Age is no barrier to including a gift in your Will.
Just ask 32-year-old Claire, who has made the generous decision to leave a percentage of her estate to Mater.
“My desire was to make sure that when the time comes for those funds to be released from my estate, they will be used for something that is an area of need,” she said.
“I felt confident that if I were to give the gift to Mater, they’ve got runs on the board for getting the money out there into the research community and the patient support community.”
Claire said the idea had been “floating around in the back of her mind” for some years—so when updating her Will before she got married in April 2017, she took the opportunity to include a gift to Mater.
Rather than leaving a fixed amount, she has allocated a percentage of her estate.
“It seemed to me that a percentage was the way to go because it means that you’re not depriving funds from your family if they need them,” Claire said.
The important first step in all this? Make a Will.
Claire, a Brisbane barrister, believes that many young people may want to leave a gift, but don’t have a Will. She said no matter what age or stage of life, people have a responsibility to those they love to make one.
“I think it’s really important for young people to have a Will, full stop,” she said.
“There’s a lot of people in my generation who don’t have a Will and have families and mortgages. Part of my experience has been my father passing away about three-and-a-half years ago from melanoma and the trauma of losing someone you love is unbearable.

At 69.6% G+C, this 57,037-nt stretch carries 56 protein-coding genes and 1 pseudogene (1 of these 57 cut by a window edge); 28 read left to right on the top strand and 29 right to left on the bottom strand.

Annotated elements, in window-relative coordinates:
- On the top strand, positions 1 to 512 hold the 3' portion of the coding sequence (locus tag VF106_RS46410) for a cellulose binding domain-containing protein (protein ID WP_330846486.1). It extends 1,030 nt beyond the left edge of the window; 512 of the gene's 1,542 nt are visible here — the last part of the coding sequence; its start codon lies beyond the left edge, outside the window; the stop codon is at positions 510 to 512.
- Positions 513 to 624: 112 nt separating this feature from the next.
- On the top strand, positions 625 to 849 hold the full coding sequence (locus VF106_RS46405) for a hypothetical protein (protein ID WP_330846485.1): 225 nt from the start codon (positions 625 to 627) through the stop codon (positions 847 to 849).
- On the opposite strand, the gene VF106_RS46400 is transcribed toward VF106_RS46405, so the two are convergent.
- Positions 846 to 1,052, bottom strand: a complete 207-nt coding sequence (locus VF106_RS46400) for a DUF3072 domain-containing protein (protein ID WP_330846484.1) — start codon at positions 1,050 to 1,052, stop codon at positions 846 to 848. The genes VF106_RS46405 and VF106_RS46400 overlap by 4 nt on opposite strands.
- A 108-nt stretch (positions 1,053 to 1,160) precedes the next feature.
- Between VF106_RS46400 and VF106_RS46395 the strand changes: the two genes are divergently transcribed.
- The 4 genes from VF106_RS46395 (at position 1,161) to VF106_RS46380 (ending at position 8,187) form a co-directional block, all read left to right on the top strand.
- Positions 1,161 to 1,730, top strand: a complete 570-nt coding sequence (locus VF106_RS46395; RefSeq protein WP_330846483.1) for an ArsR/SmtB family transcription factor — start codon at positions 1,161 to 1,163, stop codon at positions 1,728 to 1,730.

“I couldn’t have imagined what it would have been like if he didn’t have his affairs in order.”
It was her father’s death that initially connected Claire to Mater. As his illness progressed, she wanted to do something to show her support—“and that we were in this battle together”.
She had spotted Smiling for Smiddy competitors at Noosa triathlons. A cyclist herself, she decided to join the 2013 Brisbane to Townsville Smiddy Challenge—flying home two days before the ride ended when her dad’s health took a turn for the worse. He passed away the day after the Smiddy riders reached Townsville.
“But I fell in love with everything Smiddy has to offer and what it means.”
Since that time, Mater’s breadth and depth of activity has interested her. Claire has had friends treated, and nieces and nephews born at Mater—and has been left impressed by the work of Mater’s researchers.
“It’s a desperate area of need, medical research in this country. The government funding just isn’t enough.”
Claire also joined Mater Foundation’s community fundraising committee two years ago.
“Because I’m so passionate about the work Mater does, the opportunity to contribute in that way is very humbling and it’s a good experience.”
She said leaving a gift in a Will was simple. It could be incorporated when creating a Will or added to an existing one.
“A lot of people are interested in it, but they just don’t know how to go about it. It’s actually really easy.”
Claire said a Will can be created in a way that ensures family and loved ones are cared for, while there is also a gift that can be used to make a tangible difference to the community.
“And the thing about Mater is you know that if you’re in Queensland a gift to Mater literally makes a difference to people in your neighbourhood.”
By including Mater in your Will, you can help create a brighter future for your community.
We’re happy to discuss with you the many ways you can add Mater Foundation to your Will, to ensure that your bequest will achieve what you want it to.
For a confidential discussion, please call our Donor Liaison Manager on 07 3163 8000 or complete the online enquiry form.